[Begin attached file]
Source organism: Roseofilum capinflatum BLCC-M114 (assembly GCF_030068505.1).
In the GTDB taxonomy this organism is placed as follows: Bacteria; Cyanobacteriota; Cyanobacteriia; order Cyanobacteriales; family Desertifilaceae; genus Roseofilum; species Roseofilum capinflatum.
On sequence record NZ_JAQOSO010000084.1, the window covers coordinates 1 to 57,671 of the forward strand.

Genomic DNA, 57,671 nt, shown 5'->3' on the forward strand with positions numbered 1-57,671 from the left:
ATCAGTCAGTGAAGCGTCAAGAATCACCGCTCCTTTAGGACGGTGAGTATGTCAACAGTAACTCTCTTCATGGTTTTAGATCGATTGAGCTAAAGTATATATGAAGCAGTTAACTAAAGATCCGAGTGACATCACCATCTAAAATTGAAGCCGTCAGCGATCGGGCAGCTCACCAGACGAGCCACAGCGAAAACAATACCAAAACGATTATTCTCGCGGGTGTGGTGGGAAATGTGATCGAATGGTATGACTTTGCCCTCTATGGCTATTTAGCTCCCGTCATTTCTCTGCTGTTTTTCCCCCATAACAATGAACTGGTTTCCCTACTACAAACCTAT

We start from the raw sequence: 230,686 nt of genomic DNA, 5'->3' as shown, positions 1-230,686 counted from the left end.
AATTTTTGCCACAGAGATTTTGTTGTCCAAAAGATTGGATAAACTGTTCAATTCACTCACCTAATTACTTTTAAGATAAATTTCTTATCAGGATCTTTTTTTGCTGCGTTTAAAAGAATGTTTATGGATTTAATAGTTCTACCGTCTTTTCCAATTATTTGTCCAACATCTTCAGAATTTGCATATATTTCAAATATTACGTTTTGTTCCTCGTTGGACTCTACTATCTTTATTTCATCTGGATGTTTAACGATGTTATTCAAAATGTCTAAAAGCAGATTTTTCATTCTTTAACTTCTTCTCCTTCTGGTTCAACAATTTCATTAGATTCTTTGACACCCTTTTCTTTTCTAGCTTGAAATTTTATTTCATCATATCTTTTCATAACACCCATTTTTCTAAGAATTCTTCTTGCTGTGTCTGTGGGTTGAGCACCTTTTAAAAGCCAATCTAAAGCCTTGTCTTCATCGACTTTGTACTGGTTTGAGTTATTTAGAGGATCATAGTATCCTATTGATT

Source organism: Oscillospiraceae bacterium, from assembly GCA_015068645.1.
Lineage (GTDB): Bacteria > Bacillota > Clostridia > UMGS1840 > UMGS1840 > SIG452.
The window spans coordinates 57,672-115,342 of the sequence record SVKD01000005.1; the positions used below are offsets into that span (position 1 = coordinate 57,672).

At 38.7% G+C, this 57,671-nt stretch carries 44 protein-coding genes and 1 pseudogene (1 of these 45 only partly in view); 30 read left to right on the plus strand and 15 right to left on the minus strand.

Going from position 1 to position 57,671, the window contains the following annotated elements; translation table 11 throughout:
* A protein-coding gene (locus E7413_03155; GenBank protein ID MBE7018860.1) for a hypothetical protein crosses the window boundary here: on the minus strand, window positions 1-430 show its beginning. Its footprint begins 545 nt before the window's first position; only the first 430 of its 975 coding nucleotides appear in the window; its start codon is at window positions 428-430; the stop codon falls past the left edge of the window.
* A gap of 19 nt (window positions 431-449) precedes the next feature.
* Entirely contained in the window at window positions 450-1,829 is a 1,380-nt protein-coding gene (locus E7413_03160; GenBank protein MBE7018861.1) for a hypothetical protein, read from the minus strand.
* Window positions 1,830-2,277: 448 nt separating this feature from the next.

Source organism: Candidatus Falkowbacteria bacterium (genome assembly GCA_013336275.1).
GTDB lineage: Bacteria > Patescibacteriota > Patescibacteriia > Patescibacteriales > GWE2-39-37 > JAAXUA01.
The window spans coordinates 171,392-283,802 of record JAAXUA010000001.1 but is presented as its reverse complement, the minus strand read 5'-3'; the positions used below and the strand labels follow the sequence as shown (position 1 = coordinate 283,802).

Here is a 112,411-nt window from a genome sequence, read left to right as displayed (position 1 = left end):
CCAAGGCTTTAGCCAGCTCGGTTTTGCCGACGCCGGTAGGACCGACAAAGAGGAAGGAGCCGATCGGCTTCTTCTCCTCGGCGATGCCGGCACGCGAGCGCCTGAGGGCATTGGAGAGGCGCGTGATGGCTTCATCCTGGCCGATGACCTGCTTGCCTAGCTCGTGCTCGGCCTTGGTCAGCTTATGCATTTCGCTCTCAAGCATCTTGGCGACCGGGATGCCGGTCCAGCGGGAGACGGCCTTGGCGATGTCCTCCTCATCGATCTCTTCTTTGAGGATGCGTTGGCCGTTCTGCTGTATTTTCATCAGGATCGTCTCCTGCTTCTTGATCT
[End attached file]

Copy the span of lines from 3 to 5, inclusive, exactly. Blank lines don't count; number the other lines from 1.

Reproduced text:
On sequence record NZ_JAQOSO010000084.1, the window covers coordinates 1 to 57,671 of the forward strand.

Genomic DNA, 57,671 nt, shown 5'->3' on the forward strand with positions numbered 1-57,671 from the left:
ATCAGTCAGTGAAGCGTCAAGAATCACCGCTCCTTTAGGACGGTGAGTATGTCAACAGTAACTCTCTTCATGGTTTTAGATCGATTGAGCTAAAGTATATATGAAGCAGTTAACTAAAGATCCGAGTGACATCACCATCTAAAATTGAAGCCGTCAGCGATCGGGCAGCTCACCAGACGAGCCACAGCGAAAACAATACCAAAACGATTATTCTCGCGGGTGTGGTGGGAAATGTGATCGAATGGTATGACTTTGCCCTCTATGGCTATTTAGCTCCCGTCATTTCTCTGCTGTTTTTCCCCCATAACAATGAACTGGTTTCCCTACTACAAACCTAT